“Some companies have shifted to using non-GAAP measures to describe the results of their commodity hedging programs, but the changes put forth by the FASB may help to reduce the usage of non-GAAP measures in this area,” Mr. Gentzel said.

That’s the good news, and at least in theory companies will be able to take advantage of the new language for calendar year 2017, reducing any unattractive earnings volatility stemming from earlier this year. In practice, Mr. Gentzel noted, doing so will be very challenging if the company has not been closely following the hedge accounting developments on its own or working closely with a service provider such as Chatham or one of the big accounting firms.

For one, if the component it is seeking to hedge is not contractually specified, the company will have to renegotiate contacts before adopting the guidance to apply the new language to transactions in the third quarter. That means working closely with the finance executives in the company’s businesses who negotiate the actual contracts as well as persuading contractual counterparties to renegotiate. Those counterparties will likely incur an administrative cost and so may seek unattractive concessions, and if the company seeking contractual changes already has what it considers an advantageous contract, it may not want to open it up for renegotiation.

The new language would be applied to all outstanding hedging relationships as of the date a company adopts the new guidance and any new ones put on after that. However, if a company adopts the new guidance when it is issued, the first three quarters of 2017 will essentially have to be redone, and that means the company will have to adjust its opening retained earnings for the start of the year.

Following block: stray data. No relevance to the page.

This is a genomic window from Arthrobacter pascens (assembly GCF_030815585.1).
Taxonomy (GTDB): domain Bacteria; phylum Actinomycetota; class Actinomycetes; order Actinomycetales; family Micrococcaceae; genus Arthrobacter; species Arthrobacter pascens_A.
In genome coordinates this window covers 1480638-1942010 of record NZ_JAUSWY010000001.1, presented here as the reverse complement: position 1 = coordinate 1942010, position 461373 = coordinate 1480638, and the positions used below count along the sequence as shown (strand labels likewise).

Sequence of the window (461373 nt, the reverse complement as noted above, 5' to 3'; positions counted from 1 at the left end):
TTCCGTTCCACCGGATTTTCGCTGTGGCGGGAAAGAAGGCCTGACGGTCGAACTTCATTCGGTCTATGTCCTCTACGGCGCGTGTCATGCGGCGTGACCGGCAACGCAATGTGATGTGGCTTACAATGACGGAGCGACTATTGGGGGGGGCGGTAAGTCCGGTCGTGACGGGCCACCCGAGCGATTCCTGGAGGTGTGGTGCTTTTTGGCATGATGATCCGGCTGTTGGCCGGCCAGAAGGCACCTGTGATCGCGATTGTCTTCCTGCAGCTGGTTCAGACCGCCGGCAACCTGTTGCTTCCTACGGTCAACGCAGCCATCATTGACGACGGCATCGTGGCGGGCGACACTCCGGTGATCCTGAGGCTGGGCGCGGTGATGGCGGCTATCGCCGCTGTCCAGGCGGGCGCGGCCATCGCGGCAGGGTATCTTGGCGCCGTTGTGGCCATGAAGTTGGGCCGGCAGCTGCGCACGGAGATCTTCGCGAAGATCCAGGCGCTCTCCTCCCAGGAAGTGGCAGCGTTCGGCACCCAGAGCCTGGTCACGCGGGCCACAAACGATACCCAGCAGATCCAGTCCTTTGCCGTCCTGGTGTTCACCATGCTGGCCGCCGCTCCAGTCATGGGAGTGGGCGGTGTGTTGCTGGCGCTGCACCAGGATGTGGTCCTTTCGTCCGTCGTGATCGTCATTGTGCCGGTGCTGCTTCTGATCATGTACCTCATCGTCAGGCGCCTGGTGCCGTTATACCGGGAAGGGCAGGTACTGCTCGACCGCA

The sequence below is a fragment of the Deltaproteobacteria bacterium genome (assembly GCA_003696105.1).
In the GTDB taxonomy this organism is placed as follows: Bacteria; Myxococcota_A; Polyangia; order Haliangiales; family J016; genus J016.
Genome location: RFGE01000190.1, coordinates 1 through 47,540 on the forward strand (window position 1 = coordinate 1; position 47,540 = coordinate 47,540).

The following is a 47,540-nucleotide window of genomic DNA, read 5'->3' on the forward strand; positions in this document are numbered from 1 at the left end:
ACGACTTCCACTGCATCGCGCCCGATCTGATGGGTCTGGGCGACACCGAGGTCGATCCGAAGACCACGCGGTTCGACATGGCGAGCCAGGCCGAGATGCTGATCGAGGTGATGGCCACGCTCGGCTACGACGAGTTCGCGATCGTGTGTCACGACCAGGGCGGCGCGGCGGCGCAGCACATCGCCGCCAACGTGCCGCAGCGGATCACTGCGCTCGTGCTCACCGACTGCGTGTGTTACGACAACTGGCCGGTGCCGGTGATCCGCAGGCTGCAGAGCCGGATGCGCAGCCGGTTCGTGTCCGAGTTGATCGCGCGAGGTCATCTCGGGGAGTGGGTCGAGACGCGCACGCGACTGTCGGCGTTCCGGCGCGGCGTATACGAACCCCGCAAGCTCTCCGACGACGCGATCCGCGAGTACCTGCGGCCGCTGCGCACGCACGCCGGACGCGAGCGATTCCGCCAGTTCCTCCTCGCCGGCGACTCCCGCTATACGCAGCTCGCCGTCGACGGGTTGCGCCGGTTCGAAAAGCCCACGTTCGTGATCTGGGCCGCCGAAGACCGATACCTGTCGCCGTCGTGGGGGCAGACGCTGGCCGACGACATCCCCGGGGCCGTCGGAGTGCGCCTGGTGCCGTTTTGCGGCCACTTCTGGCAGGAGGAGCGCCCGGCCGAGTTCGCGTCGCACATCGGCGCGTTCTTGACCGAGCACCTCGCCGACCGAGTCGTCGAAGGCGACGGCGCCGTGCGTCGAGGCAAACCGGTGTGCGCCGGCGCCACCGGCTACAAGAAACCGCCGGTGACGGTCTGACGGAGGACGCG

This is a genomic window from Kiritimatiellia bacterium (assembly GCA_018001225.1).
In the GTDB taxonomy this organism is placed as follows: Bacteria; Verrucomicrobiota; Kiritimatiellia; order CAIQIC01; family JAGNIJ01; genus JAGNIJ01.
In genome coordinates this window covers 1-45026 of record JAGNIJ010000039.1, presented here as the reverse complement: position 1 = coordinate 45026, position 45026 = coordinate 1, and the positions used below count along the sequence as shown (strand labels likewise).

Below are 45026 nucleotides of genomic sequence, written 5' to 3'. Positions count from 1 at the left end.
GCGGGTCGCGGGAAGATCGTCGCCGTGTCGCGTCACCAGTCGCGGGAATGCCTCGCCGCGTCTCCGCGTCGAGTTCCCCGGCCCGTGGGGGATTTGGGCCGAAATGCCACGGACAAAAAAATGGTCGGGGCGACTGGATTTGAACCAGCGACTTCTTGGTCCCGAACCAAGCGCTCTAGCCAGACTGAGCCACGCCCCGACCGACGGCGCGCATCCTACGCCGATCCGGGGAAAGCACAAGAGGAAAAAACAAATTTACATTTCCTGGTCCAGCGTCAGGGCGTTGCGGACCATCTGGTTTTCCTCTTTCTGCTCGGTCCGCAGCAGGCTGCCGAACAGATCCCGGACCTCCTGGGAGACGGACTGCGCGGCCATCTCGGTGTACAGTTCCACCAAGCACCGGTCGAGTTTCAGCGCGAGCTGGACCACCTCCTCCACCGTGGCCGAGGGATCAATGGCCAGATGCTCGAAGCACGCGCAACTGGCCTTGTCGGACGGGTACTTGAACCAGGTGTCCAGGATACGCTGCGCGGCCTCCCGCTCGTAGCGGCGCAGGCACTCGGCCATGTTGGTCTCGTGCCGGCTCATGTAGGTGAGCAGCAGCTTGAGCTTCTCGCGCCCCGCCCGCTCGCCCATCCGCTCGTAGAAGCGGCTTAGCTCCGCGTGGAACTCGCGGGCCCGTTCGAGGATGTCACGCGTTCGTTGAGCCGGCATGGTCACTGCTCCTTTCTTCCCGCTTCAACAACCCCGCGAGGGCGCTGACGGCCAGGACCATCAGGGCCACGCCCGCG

“They’ll have to take all hedging relationships outstanding at the adoption date and essentially start over the accounting from the beginning of those relationships, run it through the end of 2016, and figure out the difference between the original accounting results and what the accounting results look like under the new guidance,” Mr. Gentzel said. “Then the company must edit each quarterly set of financial results for 2017, and adjust those in its third quarter 10Q.”

Companies won’t have to restate the earlier quarters, but challenges will arise for those, for example, that put on and take off commodity hedges every month, since hedges that ended before September 30 won’t get restated back to the beginning of the year.

“Any trades that were there at the beginning of this year that matured before the new guidance was adopted won’t get adjusted,” Mr. Gentzel said. “So the company will have the less intuitive old accounting results for those hedges mixed with the much better results under the new guidance for the outstanding hedges.”